Maya R. Kalogirou, PhD, RN

“Climate change is THE defining issue for our already strained health system. But we cannot do the important work of mitigating and adapting alone. As Canada emerges from the worst fire season on record, we have opportunities to enhance emergency preparedness planning, build health system capacity, and support public health actors in pursuing ‘whole-of-society’ solutions to this crisis.”
Chris G. Buse, PhD, Assistant Professor, Simon Fraser University

“Climate change has always been a health issue. The situation is getting more dire and we must act with urgency. In the past few months, we have seen the serious health effects of wildfires and severe flooding across Canada. At the CMA we know that communicating the health impacts of the climate crisis is key to driving change. We need a clear strategy to develop better environmental practices, and this Policy Brief for Canada names solutions to guide us forward. We strongly urge governments and policymakers to collaborate on making sustainable, evidence-based choices to slow the impact of climate change today and into the future. Slow action is akin to no action.” 
Dr. Kathleen Ross, President, Canadian Medical Association

“Climate change is a health crisis. Urgent action is needed as increasing climate events continue to impact health and human lives. In 2023, Canada experienced the worst wildfire season and various other extreme weather events, causing loss of life, damage to infrastructure, financial burden, health challenges, and strain on our overwhelmed health system. Health systems across Canada will continue to suffer if climate change is not appropriately addressed. Increased research funding is needed to continue to better understand the impacts of climate change on the health care system.” 
Dr. Sylvain Brousseau, President, Canadian Nurses Association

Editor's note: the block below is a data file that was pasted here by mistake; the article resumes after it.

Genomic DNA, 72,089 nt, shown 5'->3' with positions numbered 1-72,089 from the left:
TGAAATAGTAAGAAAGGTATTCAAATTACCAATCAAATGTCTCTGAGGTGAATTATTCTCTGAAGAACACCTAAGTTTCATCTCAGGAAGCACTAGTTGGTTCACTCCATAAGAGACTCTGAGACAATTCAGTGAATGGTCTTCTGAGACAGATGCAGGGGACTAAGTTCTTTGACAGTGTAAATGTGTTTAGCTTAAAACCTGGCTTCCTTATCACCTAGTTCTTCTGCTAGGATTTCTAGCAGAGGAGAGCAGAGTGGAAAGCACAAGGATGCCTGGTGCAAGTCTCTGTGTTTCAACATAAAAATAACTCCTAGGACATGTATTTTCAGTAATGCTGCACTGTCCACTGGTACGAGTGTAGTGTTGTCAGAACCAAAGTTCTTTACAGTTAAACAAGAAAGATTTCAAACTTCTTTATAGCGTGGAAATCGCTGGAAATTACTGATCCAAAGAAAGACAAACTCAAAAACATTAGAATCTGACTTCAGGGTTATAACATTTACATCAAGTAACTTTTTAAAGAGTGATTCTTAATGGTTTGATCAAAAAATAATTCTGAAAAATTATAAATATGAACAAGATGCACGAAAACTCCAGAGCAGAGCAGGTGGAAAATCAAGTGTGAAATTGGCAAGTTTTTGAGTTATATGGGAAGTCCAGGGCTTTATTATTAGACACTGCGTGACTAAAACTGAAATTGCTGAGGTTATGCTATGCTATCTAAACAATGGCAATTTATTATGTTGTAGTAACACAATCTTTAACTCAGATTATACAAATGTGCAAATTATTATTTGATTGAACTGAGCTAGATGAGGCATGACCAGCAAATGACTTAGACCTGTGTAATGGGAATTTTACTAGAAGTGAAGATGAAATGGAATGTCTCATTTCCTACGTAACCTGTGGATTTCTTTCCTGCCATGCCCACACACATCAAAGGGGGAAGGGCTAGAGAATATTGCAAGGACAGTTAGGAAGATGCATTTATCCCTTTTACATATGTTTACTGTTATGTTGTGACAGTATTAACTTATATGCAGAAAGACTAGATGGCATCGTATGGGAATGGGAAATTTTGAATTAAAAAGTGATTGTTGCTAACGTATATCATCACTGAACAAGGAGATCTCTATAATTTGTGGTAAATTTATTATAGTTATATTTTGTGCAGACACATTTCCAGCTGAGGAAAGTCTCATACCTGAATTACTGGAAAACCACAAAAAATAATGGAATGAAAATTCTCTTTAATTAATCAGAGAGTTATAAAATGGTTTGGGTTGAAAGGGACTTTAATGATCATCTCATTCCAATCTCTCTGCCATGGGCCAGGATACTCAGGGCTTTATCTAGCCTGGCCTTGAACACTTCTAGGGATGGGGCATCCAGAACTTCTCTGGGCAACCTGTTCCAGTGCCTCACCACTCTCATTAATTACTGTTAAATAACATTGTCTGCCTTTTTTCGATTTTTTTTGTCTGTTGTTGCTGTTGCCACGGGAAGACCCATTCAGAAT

“For the sake of our planet and the well-being of future generations, we must recognize that climate action is not just an environmental imperative, but a public health necessity. The rising temperatures, extreme weather events, and environmental degradation caused by climate change pose a clear and present danger to our health. It's time for us to unite in the pursuit of a healthier, more sustainable world, where the prescription is clear: urgent climate action is the remedy we need to safeguard our collective well-being.”
Ian Culbert, Executive Director, Canadian Public Health Association


About the Lancet Countdown 
The Lancet Countdown: Tracking Progress on Health and Climate Change is a multi-disciplinary collaboration monitoring the links between health and climate change. It brings togethers lead researchers from 52 academic institutions and UN agencies in every continent, publishing annual updates of its findings to provide decision-makers with high-quality evidence-based recommendations. For its 2023 assessment, visit

About the Canadian Medical Association
The Canadian Medical Association leads a national movement with physicians who believe in a better future of health. Our ambition is a sustainable, accessible health system where patients are partners, a culture of medicine that elevates equity, diversity and wellbeing, and supportive communities where everyone has the chance to be healthy. We drive change through advocacy, giving and knowledge sharing – guided by values of collaboration and inclusion.

About the Canadian Nurses Association
The Canadian Nurses Association is the national and global professional voice of Canadian nursing. Our mission is to advance the nursing profession to improve health outcomes in Canada’s publicly funded, not-for-profit health system. CNA is the only national association that speaks for all types of nurses across all 13 provinces and territories. We represent nurses that are unionized and non-unionized, retired nurses, nursing students, and all categories of nurses (registered nurses, nurse practitioners, licensed and registered practical nurses, and registered psychiatric nurses).

For more information contact:
Dolores Gutierrez, Communications & Marketing Officer
Canadian Public Health Association
Telephone: 613.725.3769, ext. 190

About the Canadian Public Health Association
Founded in 1910, the Canadian Public Health Association is the independent voice for public health in Canada with links to the international community. As the only Canadian non-governmental organization focused exclusively on public health, we are uniquely positioned to advise decision-makers about public health system reform and to guide initiatives to help safeguard the personal and community health of Canadians and people around the world. We are a national, independent, not-for-profit, voluntary association. Our members believe in universal and equitable access to the basic conditions that are necessary to achieve health for all.